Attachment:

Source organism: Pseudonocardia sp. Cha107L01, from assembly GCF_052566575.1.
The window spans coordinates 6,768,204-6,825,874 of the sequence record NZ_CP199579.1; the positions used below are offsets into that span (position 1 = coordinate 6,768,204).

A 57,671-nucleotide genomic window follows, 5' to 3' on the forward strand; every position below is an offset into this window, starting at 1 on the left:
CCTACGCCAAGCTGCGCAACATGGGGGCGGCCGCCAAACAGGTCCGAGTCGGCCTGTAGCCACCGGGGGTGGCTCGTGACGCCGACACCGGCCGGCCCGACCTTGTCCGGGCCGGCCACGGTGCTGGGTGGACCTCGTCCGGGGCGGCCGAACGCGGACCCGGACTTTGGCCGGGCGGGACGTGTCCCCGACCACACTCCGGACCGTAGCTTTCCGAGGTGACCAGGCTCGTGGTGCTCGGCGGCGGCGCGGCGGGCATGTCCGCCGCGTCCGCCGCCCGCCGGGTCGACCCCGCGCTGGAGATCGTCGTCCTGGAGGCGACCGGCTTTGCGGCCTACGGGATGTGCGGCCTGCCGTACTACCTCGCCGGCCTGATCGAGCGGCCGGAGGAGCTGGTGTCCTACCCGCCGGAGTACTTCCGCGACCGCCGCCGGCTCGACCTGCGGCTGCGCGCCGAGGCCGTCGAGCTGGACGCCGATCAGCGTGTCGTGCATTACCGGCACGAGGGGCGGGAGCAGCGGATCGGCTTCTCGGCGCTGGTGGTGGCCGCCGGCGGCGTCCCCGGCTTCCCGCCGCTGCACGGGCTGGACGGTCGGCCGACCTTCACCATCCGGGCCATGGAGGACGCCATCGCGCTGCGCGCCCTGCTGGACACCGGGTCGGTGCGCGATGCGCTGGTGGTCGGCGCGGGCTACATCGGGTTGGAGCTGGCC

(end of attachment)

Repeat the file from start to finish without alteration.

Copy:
Source organism: Pseudonocardia sp. Cha107L01, from assembly GCF_052566575.1.
The window spans coordinates 6,768,204-6,825,874 of the sequence record NZ_CP199579.1; the positions used below are offsets into that span (position 1 = coordinate 6,768,204).

A 57,671-nucleotide genomic window follows, 5' to 3' on the forward strand; every position below is an offset into this window, starting at 1 on the left:
CCTACGCCAAGCTGCGCAACATGGGGGCGGCCGCCAAACAGGTCCGAGTCGGCCTGTAGCCACCGGGGGTGGCTCGTGACGCCGACACCGGCCGGCCCGACCTTGTCCGGGCCGGCCACGGTGCTGGGTGGACCTCGTCCGGGGCGGCCGAACGCGGACCCGGACTTTGGCCGGGCGGGACGTGTCCCCGACCACACTCCGGACCGTAGCTTTCCGAGGTGACCAGGCTCGTGGTGCTCGGCGGCGGCGCGGCGGGCATGTCCGCCGCGTCCGCCGCCCGCCGGGTCGACCCCGCGCTGGAGATCGTCGTCCTGGAGGCGACCGGCTTTGCGGCCTACGGGATGTGCGGCCTGCCGTACTACCTCGCCGGCCTGATCGAGCGGCCGGAGGAGCTGGTGTCCTACCCGCCGGAGTACTTCCGCGACCGCCGCCGGCTCGACCTGCGGCTGCGCGCCGAGGCCGTCGAGCTGGACGCCGATCAGCGTGTCGTGCATTACCGGCACGAGGGGCGGGAGCAGCGGATCGGCTTCTCGGCGCTGGTGGTGGCCGCCGGCGGCGTCCCCGGCTTCCCGCCGCTGCACGGGCTGGACGGTCGGCCGACCTTCACCATCCGGGCCATGGAGGACGCCATCGCGCTGCGCGCCCTGCTGGACACCGGGTCGGTGCGCGATGCGCTGGTGGTCGGCGCGGGCTACATCGGGTTGGAGCTGGCC